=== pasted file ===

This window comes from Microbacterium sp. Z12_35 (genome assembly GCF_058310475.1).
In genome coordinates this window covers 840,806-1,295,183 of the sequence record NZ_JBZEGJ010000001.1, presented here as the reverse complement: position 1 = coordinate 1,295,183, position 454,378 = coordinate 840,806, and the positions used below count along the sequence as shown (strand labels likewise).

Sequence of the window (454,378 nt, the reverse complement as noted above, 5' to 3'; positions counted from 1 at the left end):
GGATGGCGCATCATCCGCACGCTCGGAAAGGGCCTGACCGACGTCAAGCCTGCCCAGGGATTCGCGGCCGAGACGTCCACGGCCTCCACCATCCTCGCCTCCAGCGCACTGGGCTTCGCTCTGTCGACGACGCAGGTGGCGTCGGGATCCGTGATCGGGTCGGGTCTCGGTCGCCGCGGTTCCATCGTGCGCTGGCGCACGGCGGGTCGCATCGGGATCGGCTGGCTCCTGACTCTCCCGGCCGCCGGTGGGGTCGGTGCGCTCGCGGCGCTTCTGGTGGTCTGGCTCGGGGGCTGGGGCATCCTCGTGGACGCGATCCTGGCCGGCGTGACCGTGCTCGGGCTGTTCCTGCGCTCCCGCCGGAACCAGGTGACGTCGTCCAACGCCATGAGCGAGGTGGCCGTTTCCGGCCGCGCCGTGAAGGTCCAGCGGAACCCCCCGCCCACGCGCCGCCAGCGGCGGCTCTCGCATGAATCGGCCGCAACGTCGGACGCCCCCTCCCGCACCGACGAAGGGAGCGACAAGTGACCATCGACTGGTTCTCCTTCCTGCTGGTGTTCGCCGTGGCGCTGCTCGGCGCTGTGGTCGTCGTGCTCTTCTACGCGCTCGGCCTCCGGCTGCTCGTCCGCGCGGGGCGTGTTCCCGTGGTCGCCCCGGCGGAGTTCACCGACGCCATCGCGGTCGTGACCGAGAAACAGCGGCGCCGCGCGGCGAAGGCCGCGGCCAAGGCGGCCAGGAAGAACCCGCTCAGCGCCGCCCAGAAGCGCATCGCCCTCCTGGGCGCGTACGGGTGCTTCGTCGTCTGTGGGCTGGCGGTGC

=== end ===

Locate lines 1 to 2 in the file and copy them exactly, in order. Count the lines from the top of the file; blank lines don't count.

This window comes from Microbacterium sp. Z12_35 (genome assembly GCF_058310475.1).
In genome coordinates this window covers 840,806-1,295,183 of the sequence record NZ_JBZEGJ010000001.1, presented here as the reverse complement: position 1 = coordinate 1,295,183, position 454,378 = coordinate 840,806, and the positions used below count along the sequence as shown (strand labels likewise).